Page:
The best account of the life, adventures and character of Giuseppe Balsamo is contained in Carlyle's Miscellanies.
In addition to the various works of Brewster already noticed, the following may be mentioned: - Notes and Introduction to Carlyle's translation of Legendre's Elements of Geometry (1824); Treatise on Optics (1831); Letters on Natural Magic, addressed to Sir Walter Scott (1831); The Martyrs of Science, or the Lives of Galileo, Tycho Brake, and Kepler (1841); More Worlds than One (1854).
Stimulated by this, he brought out his Neun Bucher preussischer Geschichte (1847-48), a work which, chiefly owing to the nature of the subject, makes severe demands on the attention of the reader - he is the "Dryasdust" of Carlyle's Frederick; but in it he laid the foundation for the modern appreciation of the founders of the Prussian state.
Carlyle's Life of John Sterling was written through dissatisfaction with the "Life" prefixed to Archdeacon Hare's book.
Carlyle's essay on The Diamond Necklace (first published in 1837 in Fraser's Magazine) is of historical literary interest.
Many of Carlyle's and Thackeray's pieces first appeared in Fraser's Magazine (1830), long famous for its personalities and its gallery of literary portraits.
Carlyle's memory recalled the Porteous Riots of 1736, and less remotely his friendship with Adam Smith, David Hume, and John Home, the dramatist, for witnessing the performance of whose tragedy Douglas He Was Censured In 1757.
For a brilliantly satirical but not wholly fair reference to the part then played by Talleyrand, the reader should consult Carlyle's French Revolution, vol.
Carlyle's sarcastic remark on Lacretelle's history of the Revolution, that it " exists, but does not profit much," is partly true of all his books.
By that time his religious opinions had begun to change, he grew dissatisfied with the views of the High Church party, and came under the influence of Carlyle's teaching.
Carlyle's influence on him may be traced both in his admiration for strong rulers and strong government, which led him to write as though tyranny and brutality were excusable, and in his independent treatment of character.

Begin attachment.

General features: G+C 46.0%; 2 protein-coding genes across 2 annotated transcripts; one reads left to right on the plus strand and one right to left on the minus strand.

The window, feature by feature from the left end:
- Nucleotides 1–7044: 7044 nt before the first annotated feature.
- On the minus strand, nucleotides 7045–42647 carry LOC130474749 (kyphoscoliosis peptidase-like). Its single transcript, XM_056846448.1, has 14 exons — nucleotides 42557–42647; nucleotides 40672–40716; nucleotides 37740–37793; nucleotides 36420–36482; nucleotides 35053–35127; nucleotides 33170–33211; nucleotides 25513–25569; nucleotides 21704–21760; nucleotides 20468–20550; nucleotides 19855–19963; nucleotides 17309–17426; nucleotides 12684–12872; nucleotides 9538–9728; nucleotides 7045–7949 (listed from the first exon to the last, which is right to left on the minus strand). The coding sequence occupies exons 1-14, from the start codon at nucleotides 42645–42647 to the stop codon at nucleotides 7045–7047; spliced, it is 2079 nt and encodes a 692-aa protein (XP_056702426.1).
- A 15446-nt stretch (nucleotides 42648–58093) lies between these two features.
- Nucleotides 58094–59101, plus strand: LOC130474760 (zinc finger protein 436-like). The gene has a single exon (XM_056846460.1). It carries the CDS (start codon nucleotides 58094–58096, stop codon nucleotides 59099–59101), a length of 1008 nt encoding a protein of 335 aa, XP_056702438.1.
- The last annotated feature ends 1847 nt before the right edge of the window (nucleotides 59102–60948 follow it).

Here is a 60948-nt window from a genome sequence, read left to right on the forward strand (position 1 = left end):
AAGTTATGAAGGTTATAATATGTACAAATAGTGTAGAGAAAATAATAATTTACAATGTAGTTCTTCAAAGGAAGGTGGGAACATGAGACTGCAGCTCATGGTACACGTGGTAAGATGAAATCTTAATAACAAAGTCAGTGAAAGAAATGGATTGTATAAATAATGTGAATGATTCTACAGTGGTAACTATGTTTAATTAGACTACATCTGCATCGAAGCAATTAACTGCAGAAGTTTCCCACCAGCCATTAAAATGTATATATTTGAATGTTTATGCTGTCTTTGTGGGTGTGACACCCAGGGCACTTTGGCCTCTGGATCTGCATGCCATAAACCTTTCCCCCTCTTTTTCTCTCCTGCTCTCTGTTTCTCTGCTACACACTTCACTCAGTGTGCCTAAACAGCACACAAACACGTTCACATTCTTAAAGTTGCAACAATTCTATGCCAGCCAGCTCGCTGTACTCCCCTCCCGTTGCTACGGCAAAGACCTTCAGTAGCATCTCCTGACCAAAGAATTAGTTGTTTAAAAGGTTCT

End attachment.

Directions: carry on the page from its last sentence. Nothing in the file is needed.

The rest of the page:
He was one of Carlyle's literary executors, and brought some sharp criticism upon himself by publishing Carlyle's Reminiscences and the Memorials of Jane Welsh Carlyle, for they exhibited the domestic life and character of his old friend in an unpleasant light.
See also the Selected Correspondence of Macvey Napier (1877); the sketch of Jeffrey in Carlyle's Reminiscences, vol.
Additional particulars are given in Brougham's Men of Letters and Science, Burton's Life of Hume and Alexander Carlyle's Autobiography; and some characteristic anecdotes of him will be found in Memoirs of the Life and Works of Sir John Sinclair (1837).
See also Hazlitt's Spirit of the Age; Coleridge's Notes on English Divines; Carlyle's Miscellanies, and Carlyle's Reminiscences, vol.
To secure business and to conduct his cases with adequate knowledge, he studied the forms of English law, he solicited William Strahan, the printer, "to get him employed in city causes," and he entered into social intercourse (as is noted in Alexander Carlyle's autobiography) with busy London solicitors.
Graham's Social Life in Scotland and Scottish Men of Letters; " Jupiter " in Carlyle's Autobiography.
In 1816 he was appointed, through the recommendation of Leslie, to a school at Kirkcaldy, where Edward Irving, Carlyle's senior by three years, was also master of a school.
The intimacy, affectionately commemorated in the Reminiscences, was of great importance to Carlyle's whole career.
The conversion was coincident with Carlyle's submission to a new and very potent influence.
Many of his contemporaries were awakening to the importance of German thought, and Carlyle's knowledge enabled him before long to take a conspicuous part in diffusing the new intellectual light.